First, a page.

For several years now, I have managed my RSS feeds by using bloglines. Bloglines is pretty good - but this won't mean anything if you just thought 'what's an RSS feed?' Many sites now have an link which is friendly for computers. This is called an RSS feed (or an 'atom' feed - the differences aren't important). An RSS 'aggregator' is a program which can sit on your computer, or it can be a website which you log into, which monitors the RSS feeds you have subscribed to and then brings all that info together in one spot. It's like an email inbox for the web. You don't have to monitor all your favourite sites for changes, you just monitor the aggregator and all the changes appear there. This site has it's own RSS feed, as does most sites, from the BBC to xkcd, Yehuda Moon and WWdN.
You can often tell if a site has a feed by spotting this icon (it might be in the address bar).
This site also has feeds for comments left on the site.
Some websites don't advertise the feeds, but if you put the address of the site into your feed reader, it can sometimes find the feed for you. (Remember though that not all sites have feeds).
Anyhow, as I mentioned, for some time I've been using bloglines. I've just moved over to Google Reader. (This was a simple job, involving 'exporting' my existing subscriptions from bloglines and then importing them to Reader).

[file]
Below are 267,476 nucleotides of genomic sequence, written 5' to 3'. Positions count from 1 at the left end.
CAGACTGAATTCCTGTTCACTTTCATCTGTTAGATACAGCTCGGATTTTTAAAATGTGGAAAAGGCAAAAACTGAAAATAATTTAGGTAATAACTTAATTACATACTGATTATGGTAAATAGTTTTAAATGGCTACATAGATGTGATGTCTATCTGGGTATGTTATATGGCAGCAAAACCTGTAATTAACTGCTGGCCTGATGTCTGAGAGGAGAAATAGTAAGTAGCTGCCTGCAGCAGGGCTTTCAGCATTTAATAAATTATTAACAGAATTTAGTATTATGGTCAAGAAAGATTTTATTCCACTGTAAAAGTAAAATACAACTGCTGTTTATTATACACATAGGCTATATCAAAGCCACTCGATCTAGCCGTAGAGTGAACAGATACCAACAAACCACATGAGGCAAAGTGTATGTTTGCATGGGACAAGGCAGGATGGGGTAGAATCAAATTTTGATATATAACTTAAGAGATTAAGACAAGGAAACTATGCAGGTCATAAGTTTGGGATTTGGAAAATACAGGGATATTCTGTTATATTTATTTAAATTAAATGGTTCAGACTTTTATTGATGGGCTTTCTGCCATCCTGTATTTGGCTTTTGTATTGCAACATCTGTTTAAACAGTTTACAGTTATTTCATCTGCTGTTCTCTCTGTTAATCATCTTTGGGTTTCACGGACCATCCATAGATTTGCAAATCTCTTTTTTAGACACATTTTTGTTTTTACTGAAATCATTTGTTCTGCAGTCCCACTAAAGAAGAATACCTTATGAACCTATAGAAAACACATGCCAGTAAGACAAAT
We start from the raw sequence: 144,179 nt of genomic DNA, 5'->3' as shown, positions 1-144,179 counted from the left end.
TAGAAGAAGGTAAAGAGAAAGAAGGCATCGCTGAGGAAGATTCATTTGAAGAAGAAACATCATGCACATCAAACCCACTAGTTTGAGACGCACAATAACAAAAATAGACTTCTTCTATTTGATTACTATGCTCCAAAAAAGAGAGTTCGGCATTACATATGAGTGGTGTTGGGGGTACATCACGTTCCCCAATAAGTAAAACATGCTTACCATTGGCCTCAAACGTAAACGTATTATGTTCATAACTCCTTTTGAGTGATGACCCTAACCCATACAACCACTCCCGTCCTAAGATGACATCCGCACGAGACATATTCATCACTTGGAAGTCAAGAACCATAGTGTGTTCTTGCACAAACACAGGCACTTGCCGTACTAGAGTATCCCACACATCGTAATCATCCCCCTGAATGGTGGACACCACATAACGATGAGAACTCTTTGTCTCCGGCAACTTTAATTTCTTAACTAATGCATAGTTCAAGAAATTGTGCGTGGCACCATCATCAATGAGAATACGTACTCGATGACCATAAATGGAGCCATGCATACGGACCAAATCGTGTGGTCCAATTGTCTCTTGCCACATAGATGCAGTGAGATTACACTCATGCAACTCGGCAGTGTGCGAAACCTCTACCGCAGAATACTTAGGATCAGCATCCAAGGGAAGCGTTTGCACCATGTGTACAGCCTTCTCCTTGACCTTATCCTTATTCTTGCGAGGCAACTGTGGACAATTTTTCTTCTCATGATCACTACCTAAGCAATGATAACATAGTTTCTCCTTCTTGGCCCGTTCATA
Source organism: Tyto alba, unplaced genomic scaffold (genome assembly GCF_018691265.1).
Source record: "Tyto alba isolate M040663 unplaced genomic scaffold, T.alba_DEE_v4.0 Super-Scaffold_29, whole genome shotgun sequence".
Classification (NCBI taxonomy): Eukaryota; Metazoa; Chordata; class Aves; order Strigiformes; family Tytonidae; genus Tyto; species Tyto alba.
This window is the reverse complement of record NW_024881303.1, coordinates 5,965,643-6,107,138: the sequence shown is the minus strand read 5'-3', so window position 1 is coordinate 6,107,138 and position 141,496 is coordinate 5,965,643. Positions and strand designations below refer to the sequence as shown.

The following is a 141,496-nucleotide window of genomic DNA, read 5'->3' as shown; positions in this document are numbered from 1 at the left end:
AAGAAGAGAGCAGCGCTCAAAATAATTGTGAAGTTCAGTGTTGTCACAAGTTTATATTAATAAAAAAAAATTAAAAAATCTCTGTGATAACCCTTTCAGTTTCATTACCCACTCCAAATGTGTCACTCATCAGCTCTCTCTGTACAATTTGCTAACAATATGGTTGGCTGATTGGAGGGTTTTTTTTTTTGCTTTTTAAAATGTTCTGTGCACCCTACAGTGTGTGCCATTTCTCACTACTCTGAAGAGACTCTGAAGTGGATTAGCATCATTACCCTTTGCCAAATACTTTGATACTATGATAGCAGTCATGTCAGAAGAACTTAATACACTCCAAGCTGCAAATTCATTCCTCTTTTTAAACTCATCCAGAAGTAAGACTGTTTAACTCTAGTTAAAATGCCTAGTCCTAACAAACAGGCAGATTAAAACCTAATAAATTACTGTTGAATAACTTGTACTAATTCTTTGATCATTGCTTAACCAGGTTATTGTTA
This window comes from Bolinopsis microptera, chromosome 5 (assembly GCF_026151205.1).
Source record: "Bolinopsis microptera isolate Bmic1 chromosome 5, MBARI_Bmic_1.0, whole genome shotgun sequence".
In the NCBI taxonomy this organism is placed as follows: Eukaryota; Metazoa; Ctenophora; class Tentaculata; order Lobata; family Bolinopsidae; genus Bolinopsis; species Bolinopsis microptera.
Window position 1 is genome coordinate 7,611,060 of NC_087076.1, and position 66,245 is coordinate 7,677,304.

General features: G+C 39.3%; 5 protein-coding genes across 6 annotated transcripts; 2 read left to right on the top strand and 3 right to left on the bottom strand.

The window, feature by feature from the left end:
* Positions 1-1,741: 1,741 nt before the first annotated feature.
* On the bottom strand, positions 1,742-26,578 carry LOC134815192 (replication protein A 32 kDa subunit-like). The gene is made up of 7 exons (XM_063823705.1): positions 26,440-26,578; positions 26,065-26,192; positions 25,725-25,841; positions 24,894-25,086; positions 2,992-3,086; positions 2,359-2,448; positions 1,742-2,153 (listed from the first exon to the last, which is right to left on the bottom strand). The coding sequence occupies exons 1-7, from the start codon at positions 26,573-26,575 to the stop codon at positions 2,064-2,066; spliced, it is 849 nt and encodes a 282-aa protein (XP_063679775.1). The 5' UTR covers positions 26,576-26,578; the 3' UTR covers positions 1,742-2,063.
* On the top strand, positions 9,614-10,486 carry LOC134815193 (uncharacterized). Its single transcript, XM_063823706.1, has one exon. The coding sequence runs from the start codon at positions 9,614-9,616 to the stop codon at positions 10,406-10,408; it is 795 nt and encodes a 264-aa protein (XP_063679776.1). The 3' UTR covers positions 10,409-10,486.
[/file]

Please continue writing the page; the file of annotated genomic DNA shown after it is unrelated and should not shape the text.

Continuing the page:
Reader has some nice features. One of my favourites is 'sharing'. If I see something I like, I can 'share' it. People who have me as a contact can see my 'shared' items if they use Reader. An RSS feed (surprise!) is also generated, and people can subscribe to this by copying the link and pasting it into their aggregator, and a webpage is generated too.
Another nice feature is that you can use a 'bookmarklet' to 'share' any item you find on the web. A bookmarklet is something that you add to your browser bookmarks, and it does stuff when you click on it.
This is pretty good, and has the capability of replacing some of the functionality of the excellent del.icio.us. Although, I think I'll be using del.icio.us for quite some time still. "What is del.icio.us?" I hear you cry (well, possibly think).
It's what's called a 'social bookmarking site'.
Essentially you have some 'bookmarklets in your browser, and when you find a site you'd like to bookmark, you click the bookmarklet and it is added to del.icio.us.
Using 'tags' will allow you to find the site again. The nice thing is that you can search the site for tags added by other people (and yes, you can make sites you bookmark private to conceal some of your more esoteric tastes).
My bookmarks are here, and the eagle eyed might notice that there is a feed for the bookmarks (at least, for the public ones).
Del.icio.us also features something called an 'inbox'. If I see a link that I think a friend might like, I can tag it as for:friend. E.g. someone who spots a link I might like can tag it for:murkee - and it will appear in my inbox - my inbox is private, but it too has its own RSS feed which I can subscribe to.
I don't even have to remember the login names for my contacts to send them a link, as I can 'add them to my network' and it will remember them for me, and I can send a link to their inbox my clicking their name when I bookmark. It's simple to add someone to your network (must be logged in).
I hardly ever visit del.icio.us itself, though I use it daily. My inbox is monitored via Reader, and I use handy buttons on my browser to search the bookmarks if I want to find a link again. It's really nice.
The big advantage of all this is that wherever I go, I can find my bookmarks. I can keep up to date on sites I like to read. It's good. (I also have a script which regularly backs up all my bookmarks by downloading, you guessed it, an RSS feed).